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These video games can help mature gamers unwind — and increase their gray matter

About 21 percent of gamers in the United States are over the age of 50.

Photo by JESHOOTS.COM on Unsplash
  • More than 164 million Americans play video games on their phones, computers, or gaming consoles.
  • An entire fifth of American gamers are over the age of 50.
  • Results of studies suggest games can improve memory and reduce signs of aging.


According to a 2019 report by the Entertainment Software Association (ESA), more than 164 million adults play video games and three-quarters of all American households have at least one gamer inside. While the average gamer is 33 years old, 21 percent of gamers are over 50. Reasons vary from leisurely fun, to spending time with younger relatives, curing boredom, and improving mental dexterity.

While there are no rules to which games more mature players can enjoy, studies have found that certain games are more popular among older players. Some have even been found to improve the health of senior players diagnosed with Alzheimer's disease and dementia. Here are 6 games across numerous platforms (Nintendo Switch, Xbox One, Playstation 4, and PC) that are worth adding to your cart.

This four-in-one ticks a lot of the boxes for what more mature players like.

According to the EPA report, Baby Boomer gamers (ages 55 to 64) are really into virtual board games and the classics such as Monopoly and Scrabble. This pack is available for Xbox and PS4 and also contains solitaire and Risk.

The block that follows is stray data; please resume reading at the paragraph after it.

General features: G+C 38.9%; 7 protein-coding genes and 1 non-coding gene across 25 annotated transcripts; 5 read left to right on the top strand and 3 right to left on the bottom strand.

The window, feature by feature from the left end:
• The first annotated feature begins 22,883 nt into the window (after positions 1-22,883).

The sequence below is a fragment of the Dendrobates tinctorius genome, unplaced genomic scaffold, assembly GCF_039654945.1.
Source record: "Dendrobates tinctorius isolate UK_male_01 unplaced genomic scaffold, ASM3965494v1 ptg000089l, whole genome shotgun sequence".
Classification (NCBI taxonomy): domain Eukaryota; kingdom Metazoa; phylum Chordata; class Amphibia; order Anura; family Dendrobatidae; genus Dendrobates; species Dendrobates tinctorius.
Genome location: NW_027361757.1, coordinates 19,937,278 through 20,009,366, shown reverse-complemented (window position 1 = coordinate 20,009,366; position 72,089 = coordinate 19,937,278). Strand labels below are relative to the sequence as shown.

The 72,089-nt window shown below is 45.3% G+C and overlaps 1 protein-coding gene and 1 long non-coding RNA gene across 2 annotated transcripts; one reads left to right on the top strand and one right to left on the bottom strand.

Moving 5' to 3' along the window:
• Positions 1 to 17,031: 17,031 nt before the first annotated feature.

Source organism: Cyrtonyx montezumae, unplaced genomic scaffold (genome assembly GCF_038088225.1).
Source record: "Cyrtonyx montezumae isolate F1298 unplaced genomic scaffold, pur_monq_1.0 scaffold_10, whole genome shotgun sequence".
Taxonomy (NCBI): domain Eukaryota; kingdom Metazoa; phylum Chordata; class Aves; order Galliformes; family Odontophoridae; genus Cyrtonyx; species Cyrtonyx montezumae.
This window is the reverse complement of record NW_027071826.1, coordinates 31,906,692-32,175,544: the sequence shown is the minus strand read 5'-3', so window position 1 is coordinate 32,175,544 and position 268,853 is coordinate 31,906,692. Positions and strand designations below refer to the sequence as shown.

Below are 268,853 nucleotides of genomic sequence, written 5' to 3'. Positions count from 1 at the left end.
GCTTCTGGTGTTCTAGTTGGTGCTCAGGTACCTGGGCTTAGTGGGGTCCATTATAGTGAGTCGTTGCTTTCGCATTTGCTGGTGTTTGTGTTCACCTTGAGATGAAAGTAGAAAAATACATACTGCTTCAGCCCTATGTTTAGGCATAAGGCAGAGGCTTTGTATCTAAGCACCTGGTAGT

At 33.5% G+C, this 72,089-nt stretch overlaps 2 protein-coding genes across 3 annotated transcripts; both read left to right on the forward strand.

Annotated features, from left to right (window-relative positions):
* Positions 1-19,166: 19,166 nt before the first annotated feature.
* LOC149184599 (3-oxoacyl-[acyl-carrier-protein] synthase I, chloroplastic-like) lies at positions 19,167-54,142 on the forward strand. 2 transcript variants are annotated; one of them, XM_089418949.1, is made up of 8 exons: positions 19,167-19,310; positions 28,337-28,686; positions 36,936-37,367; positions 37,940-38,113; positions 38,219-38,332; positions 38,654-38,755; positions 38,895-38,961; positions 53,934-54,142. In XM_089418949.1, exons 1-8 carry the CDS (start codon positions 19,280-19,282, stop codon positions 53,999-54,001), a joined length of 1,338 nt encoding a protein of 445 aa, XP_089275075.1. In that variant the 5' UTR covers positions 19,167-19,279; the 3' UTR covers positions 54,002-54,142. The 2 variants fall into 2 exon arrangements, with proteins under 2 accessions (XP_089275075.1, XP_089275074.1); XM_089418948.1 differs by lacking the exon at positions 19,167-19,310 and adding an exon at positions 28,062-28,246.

3D Mario games have been shown to increase grey matter.

A recent study conducted by the University of Montreal on people between the ages of 55 and 75 found that video games (specifically Super Mario 64) caused a significant increase in gray matter in the hippocampus. The loss of gray matter is associated with diseases such as Alzheimers.

Based on the results, the researchers hypothesized that 3D games could be used to improve memory and prevent the effects of the disease. Super Mario 64 was made for previous generation consoles (Nintendo 64 and Nintendo DS) but Super Mario Bros. U Deluxe is similar and available for the Switch.

Few games exercise the brain as throughly as WoW.

A 2012 study by researchers at North Carolina State University found that seniors who played the "cognitively challenging game" World of Warcraft showed an improvement in spatial ability and focus, especially those who scored the lowest in the baseline tests. The multiplayer online role playing game was originally released in 2004 and has since had several expansion packs, Battle for Azeroth being its seventh (released in 2018).